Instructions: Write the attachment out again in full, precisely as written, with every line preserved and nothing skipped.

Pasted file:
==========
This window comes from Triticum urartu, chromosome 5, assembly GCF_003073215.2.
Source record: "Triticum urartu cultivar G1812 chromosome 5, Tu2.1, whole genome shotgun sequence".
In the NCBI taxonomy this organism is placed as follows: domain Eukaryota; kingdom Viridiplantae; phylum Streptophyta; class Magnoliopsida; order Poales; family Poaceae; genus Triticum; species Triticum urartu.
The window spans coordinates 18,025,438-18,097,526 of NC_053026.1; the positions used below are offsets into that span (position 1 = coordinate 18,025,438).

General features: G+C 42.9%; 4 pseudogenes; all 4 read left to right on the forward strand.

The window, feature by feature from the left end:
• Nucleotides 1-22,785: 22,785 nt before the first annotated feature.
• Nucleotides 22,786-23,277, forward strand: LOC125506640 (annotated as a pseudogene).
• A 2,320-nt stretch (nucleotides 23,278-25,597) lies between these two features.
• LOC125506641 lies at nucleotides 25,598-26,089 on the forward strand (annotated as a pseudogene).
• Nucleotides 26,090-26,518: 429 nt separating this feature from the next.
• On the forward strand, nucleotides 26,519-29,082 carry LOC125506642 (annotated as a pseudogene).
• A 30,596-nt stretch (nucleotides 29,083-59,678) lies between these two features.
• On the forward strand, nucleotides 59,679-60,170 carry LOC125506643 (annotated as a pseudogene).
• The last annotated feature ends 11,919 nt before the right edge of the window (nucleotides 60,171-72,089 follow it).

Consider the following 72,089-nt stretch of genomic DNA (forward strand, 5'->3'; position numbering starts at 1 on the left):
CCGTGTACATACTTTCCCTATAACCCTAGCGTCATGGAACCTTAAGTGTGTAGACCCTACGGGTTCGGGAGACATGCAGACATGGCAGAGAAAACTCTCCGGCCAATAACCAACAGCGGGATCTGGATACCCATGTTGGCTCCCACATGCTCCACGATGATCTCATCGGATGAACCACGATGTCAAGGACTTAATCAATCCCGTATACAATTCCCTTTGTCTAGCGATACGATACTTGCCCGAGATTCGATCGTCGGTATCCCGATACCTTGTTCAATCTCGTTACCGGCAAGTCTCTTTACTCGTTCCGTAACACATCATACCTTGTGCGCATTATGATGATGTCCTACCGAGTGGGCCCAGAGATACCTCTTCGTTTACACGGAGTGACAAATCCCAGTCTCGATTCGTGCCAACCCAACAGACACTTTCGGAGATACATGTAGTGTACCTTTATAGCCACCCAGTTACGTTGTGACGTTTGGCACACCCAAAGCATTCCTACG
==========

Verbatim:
This window comes from Triticum urartu, chromosome 5, assembly GCF_003073215.2.
Source record: "Triticum urartu cultivar G1812 chromosome 5, Tu2.1, whole genome shotgun sequence".
In the NCBI taxonomy this organism is placed as follows: domain Eukaryota; kingdom Viridiplantae; phylum Streptophyta; class Magnoliopsida; order Poales; family Poaceae; genus Triticum; species Triticum urartu.
The window spans coordinates 18,025,438-18,097,526 of NC_053026.1; the positions used below are offsets into that span (position 1 = coordinate 18,025,438).

General features: G+C 42.9%; 4 pseudogenes; all 4 read left to right on the forward strand.

The window, feature by feature from the left end:
• Nucleotides 1-22,785: 22,785 nt before the first annotated feature.
• Nucleotides 22,786-23,277, forward strand: LOC125506640 (annotated as a pseudogene).
• A 2,320-nt stretch (nucleotides 23,278-25,597) lies between these two features.
• LOC125506641 lies at nucleotides 25,598-26,089 on the forward strand (annotated as a pseudogene).
• Nucleotides 26,090-26,518: 429 nt separating this feature from the next.
• On the forward strand, nucleotides 26,519-29,082 carry LOC125506642 (annotated as a pseudogene).
• A 30,596-nt stretch (nucleotides 29,083-59,678) lies between these two features.
• On the forward strand, nucleotides 59,679-60,170 carry LOC125506643 (annotated as a pseudogene).
• The last annotated feature ends 11,919 nt before the right edge of the window (nucleotides 60,171-72,089 follow it).

Consider the following 72,089-nt stretch of genomic DNA (forward strand, 5'->3'; position numbering starts at 1 on the left):
CCGTGTACATACTTTCCCTATAACCCTAGCGTCATGGAACCTTAAGTGTGTAGACCCTACGGGTTCGGGAGACATGCAGACATGGCAGAGAAAACTCTCCGGCCAATAACCAACAGCGGGATCTGGATACCCATGTTGGCTCCCACATGCTCCACGATGATCTCATCGGATGAACCACGATGTCAAGGACTTAATCAATCCCGTATACAATTCCCTTTGTCTAGCGATACGATACTTGCCCGAGATTCGATCGTCGGTATCCCGATACCTTGTTCAATCTCGTTACCGGCAAGTCTCTTTACTCGTTCCGTAACACATCATACCTTGTGCGCATTATGATGATGTCCTACCGAGTGGGCCCAGAGATACCTCTTCGTTTACACGGAGTGACAAATCCCAGTCTCGATTCGTGCCAACCCAACAGACACTTTCGGAGATACATGTAGTGTACCTTTATAGCCACCCAGTTACGTTGTGACGTTTGGCACACCCAAAGCATTCCTACG